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Crouched in the shadowy depths of the ocean floor, camouflaged by an overhanging ledge, a crab uses his visual senses to detect prey venturing near the entrance to his hideaway. Although a crab's two primary eyes found on independently moving eye stalks are compound in nature, primitive simple eyes around his body help him monitor his environment in every direction.
The compound eyes on a crab's eye stalks help him detect UV light in low light conditions more than a half mile below the surface of the ocean. Studies by Duke University show that the compound eyes help crabs pick up on bioluminescent colors of the plankton and other crustaceans that makes up their diet, as well as patterns in the shells of other crabs that help them tell potential mates from rivals.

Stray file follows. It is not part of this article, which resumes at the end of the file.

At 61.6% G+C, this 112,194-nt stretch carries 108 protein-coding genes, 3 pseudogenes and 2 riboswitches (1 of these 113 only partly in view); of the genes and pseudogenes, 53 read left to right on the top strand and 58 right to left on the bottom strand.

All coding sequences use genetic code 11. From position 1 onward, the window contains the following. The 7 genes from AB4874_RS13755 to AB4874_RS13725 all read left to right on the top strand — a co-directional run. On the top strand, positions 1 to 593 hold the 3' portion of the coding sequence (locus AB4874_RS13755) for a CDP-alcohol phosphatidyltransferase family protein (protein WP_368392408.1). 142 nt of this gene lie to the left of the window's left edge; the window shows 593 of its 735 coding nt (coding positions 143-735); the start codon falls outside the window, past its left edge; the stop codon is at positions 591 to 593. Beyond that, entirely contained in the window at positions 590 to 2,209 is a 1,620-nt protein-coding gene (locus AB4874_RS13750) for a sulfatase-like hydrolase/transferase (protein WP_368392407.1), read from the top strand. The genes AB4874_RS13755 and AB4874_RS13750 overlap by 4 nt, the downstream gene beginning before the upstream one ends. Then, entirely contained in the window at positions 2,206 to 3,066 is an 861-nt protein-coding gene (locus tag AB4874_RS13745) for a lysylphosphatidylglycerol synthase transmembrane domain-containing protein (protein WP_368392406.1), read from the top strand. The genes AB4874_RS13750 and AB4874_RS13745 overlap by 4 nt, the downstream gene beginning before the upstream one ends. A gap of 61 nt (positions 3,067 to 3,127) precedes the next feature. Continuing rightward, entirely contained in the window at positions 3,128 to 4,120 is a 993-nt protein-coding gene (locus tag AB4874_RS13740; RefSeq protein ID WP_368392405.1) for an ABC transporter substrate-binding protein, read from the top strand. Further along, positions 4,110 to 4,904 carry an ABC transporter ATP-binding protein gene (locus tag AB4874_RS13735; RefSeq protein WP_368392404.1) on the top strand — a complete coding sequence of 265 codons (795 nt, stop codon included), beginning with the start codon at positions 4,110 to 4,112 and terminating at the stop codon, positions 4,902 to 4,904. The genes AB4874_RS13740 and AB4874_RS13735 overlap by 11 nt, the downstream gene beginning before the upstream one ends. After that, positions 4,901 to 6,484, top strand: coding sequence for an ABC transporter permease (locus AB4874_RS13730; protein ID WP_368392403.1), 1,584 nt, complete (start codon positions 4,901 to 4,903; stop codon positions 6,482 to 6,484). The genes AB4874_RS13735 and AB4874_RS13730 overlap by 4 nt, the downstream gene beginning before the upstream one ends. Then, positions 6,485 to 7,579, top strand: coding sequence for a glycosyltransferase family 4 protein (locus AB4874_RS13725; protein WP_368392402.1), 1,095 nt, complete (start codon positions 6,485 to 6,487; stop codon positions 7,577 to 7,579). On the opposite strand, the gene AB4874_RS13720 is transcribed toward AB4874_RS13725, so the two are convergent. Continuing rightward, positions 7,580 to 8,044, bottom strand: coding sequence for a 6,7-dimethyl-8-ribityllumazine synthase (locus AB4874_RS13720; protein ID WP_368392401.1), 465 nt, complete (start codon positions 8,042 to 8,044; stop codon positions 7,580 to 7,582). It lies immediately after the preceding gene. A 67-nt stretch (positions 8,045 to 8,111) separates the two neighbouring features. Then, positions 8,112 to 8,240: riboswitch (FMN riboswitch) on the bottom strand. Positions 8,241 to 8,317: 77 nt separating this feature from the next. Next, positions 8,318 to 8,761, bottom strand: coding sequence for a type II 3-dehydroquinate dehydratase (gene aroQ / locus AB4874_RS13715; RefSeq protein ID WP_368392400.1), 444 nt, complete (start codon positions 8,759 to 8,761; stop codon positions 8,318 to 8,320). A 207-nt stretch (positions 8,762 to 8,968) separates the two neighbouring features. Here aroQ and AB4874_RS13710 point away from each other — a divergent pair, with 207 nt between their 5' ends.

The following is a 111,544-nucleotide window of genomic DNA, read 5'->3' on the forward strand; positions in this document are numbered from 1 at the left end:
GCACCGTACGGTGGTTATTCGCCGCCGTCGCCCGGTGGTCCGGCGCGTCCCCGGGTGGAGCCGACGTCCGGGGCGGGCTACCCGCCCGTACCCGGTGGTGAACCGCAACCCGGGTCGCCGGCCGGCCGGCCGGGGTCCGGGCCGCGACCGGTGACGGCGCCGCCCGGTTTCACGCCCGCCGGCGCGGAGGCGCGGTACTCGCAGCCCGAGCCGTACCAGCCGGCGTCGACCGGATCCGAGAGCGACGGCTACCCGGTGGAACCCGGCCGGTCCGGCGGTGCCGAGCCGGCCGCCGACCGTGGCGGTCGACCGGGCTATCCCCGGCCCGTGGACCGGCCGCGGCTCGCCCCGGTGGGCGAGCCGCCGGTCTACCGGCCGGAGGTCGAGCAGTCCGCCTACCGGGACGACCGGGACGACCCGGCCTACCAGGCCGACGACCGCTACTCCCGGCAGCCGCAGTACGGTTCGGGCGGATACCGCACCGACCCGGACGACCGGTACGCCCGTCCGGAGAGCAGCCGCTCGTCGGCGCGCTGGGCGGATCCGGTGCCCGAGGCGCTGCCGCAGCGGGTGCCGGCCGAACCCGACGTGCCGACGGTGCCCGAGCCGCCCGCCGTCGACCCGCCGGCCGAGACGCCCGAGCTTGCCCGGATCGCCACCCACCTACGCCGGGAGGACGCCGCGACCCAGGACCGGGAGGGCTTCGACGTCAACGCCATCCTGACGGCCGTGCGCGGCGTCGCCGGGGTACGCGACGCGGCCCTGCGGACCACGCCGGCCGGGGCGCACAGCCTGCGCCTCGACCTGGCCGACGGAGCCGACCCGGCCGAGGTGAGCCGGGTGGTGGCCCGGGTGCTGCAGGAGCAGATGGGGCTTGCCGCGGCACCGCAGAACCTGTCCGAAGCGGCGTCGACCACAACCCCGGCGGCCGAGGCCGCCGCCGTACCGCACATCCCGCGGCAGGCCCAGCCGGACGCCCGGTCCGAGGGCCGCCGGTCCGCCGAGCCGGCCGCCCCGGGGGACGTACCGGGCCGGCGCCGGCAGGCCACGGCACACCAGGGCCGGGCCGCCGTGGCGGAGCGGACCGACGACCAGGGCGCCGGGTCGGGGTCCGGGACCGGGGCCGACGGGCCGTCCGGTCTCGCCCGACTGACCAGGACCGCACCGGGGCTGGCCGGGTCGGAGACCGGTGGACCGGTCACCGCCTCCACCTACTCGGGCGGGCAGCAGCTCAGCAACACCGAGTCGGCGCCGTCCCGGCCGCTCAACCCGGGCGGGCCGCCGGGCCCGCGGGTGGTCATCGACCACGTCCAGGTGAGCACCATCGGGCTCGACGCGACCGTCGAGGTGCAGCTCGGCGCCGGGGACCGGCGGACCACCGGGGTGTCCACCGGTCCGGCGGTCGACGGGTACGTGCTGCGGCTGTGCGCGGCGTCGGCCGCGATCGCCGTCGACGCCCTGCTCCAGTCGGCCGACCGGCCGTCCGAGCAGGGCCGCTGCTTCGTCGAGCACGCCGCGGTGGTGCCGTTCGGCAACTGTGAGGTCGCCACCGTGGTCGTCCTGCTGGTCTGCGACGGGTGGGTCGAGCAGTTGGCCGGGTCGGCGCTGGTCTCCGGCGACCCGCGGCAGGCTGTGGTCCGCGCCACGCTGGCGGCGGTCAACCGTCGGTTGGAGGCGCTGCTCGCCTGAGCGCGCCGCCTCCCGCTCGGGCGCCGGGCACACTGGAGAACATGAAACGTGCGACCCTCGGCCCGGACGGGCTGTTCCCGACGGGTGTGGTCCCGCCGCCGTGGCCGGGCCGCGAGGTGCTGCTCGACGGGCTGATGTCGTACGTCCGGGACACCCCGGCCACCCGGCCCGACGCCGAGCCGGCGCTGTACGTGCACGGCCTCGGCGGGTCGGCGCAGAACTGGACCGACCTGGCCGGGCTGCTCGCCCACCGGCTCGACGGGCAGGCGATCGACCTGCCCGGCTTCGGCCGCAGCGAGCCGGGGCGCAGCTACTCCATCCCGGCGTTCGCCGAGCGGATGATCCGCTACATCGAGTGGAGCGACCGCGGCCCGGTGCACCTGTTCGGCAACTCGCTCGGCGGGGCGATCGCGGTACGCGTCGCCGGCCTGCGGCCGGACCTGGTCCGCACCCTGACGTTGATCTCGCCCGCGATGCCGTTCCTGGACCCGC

One of the most ancient members of the crab family, horseshoe crabs have primitive eyes spaced around their body. Two median eyes on top of his shell monitor visible light, and an endoparietal eye is sensitive to UV waves. Ventral eyes on the bottom of the crab's shell help orient the animal in his environment and warn him of predators approaching from below. Additional light receptors line the horseshoe crab's tail to help him navigate low-light conditions in the ocean depths.
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